We're excited to welcome Natasha Gordon as Chief Revenue Officer to Newtek Business Service Corp. Natasha is working directly with me to help grow the revenue base particularly of the smaller, less statistically significant portfolio companies. Josiah Meurer, who was an executive at IPM, is moving over into an executive role over at Newtek Managed Tech Solutions as Chief Technology Officer, really focused on making sure that the strategy that we have down at that portfolio company, which is to manage our clients' technology, we want to manage it and provide the right technological solutions. Josiah will be adding his expertise in that particular group. Joe Vuica joined us, VP Business Development. Joe joins us from GoDaddy. Joe managed 10 executives there, who managed a team of 10 focusing on Microsoft O-365 sales, marketing and implementation. Mike Hempel joined us as SVP of Technological Operations at Newtek Technology Solutions. Those 3 executives are all exhibiting their skills out of the Phoenix business. Mike was Chief Information Officer for a public enterprise in Arizona, a great talent to join our company to help manage technical staff and engineers and help David Miers, Chief Operating Officer, out there.
We hired Jim O'Halloran, Boca-based, SVP Inbound and Outbound Telemarketing. We know we've talked about this for years and we don't roll things out until we believe we have them right. Well Jim joins us from Citrix where we had an expertise in hiring and recruiting people out of universities with undergraduate degrees, putting them in seats to obtain opportunities and referrals in hardware and software. Jim will be working out of Boca, but helping us build our ability to call in to our database. Scott Haynes joined us, I believe recently, from I think it was FIS, formerly of First Data, SVP Merchant Partner Relationships, helping us with our alliances for improving our EPP business. Mark Seliman - Seligson, excuse me - a business service specialist specializing in life insurance particularly for our small business lending operations, which do require key-man life on businesses. Bill Franey, Controller for Newtek Business Lending, our newly established entity, reporting to Jenny Eddelson. And Martha Williams, Director of Marketing and Business Development for IPM. Martha has an expertise working with software vendors, getting marketing dollars to enable us to further launch into our digital marketing campaigns.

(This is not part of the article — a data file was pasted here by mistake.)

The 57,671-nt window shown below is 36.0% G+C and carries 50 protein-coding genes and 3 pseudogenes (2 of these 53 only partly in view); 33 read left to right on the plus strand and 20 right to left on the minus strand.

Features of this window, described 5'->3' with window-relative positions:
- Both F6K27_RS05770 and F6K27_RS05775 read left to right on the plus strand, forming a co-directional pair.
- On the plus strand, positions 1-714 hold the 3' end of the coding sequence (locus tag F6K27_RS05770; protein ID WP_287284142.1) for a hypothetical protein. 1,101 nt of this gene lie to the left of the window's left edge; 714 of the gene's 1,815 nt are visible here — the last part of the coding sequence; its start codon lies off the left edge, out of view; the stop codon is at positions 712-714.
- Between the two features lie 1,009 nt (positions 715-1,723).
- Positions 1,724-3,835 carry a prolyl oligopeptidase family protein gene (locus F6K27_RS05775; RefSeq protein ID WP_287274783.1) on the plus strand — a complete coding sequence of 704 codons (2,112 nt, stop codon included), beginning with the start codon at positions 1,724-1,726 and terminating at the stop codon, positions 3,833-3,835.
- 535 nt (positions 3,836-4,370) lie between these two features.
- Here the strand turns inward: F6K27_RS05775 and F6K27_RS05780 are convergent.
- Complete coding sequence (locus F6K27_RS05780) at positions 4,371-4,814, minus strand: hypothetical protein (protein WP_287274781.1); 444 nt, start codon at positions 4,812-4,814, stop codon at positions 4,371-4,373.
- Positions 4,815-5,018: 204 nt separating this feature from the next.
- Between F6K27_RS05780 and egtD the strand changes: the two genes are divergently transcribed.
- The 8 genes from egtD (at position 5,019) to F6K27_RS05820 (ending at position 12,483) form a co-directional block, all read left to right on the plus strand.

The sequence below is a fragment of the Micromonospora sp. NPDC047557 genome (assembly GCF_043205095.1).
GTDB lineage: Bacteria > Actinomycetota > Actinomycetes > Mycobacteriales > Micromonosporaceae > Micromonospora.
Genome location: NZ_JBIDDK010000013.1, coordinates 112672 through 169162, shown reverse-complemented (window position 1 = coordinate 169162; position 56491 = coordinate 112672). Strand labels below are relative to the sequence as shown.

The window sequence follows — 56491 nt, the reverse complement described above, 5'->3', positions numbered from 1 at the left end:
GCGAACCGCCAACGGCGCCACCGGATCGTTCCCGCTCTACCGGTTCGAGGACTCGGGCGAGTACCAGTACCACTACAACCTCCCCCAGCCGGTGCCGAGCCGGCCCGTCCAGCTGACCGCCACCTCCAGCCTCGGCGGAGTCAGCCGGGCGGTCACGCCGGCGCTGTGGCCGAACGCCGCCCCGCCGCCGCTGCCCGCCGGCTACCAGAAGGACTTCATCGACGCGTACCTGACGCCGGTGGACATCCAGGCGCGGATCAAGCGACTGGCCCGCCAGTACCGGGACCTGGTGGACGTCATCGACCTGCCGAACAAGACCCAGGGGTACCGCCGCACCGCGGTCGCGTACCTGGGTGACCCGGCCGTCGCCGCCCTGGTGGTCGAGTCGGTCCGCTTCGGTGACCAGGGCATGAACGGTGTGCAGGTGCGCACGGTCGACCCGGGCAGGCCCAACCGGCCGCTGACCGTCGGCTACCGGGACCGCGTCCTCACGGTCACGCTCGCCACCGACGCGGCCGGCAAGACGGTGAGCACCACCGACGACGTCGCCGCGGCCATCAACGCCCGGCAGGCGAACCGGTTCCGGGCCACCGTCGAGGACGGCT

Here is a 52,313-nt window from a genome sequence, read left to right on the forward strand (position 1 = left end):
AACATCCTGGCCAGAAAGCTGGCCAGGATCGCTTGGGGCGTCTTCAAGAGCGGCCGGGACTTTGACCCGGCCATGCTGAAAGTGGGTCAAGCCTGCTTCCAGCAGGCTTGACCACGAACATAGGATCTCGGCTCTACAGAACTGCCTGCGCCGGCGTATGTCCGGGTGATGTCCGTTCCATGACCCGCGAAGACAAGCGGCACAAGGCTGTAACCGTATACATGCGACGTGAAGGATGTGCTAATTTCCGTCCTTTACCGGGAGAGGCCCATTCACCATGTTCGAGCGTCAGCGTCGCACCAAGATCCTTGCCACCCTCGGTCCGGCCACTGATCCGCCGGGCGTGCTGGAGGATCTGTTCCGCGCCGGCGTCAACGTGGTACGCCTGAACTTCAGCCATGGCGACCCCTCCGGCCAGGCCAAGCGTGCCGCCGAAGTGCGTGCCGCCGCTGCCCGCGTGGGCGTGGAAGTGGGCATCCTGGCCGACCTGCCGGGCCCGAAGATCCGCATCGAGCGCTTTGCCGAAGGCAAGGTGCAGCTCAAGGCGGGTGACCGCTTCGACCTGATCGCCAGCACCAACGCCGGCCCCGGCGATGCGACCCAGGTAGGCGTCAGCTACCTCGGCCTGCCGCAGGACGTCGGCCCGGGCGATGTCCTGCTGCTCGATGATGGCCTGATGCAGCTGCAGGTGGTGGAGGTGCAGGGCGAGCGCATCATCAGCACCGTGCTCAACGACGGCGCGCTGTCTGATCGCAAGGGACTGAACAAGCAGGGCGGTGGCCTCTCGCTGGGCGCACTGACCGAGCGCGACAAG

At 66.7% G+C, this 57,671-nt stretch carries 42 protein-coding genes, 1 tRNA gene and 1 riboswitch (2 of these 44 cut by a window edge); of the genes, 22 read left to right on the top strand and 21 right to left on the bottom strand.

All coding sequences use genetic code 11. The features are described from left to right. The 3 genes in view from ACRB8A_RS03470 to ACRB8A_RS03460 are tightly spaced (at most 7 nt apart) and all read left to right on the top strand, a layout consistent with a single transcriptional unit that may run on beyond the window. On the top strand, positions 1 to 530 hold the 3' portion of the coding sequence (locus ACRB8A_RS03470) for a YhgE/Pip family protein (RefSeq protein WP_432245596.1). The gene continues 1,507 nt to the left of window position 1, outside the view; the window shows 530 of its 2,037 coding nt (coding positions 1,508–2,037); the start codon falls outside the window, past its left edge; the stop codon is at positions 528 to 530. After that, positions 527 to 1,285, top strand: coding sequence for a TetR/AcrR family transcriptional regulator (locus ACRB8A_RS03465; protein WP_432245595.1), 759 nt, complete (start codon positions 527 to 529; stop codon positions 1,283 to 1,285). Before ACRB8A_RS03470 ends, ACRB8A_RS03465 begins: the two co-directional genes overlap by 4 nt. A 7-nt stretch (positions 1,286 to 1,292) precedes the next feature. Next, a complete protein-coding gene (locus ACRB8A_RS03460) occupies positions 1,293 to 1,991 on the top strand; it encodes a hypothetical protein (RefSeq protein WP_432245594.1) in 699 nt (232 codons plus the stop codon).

Slide 16 is a slide most of you are familiar with, I am not going to cover due to time constraints, but it shows our pedigree and expertise in the SBA lending business.
Slide 17, extremely important, loan referrals. Q2 2017, Q2 2018 in units, 148% increase. We looked at 4,600 referrals in Q2. Excuse me. That's in millions of dollars so that's $4.6 billion up from $1.8 billion. That's 148% increase. That's dollars and that's $4.6 billion.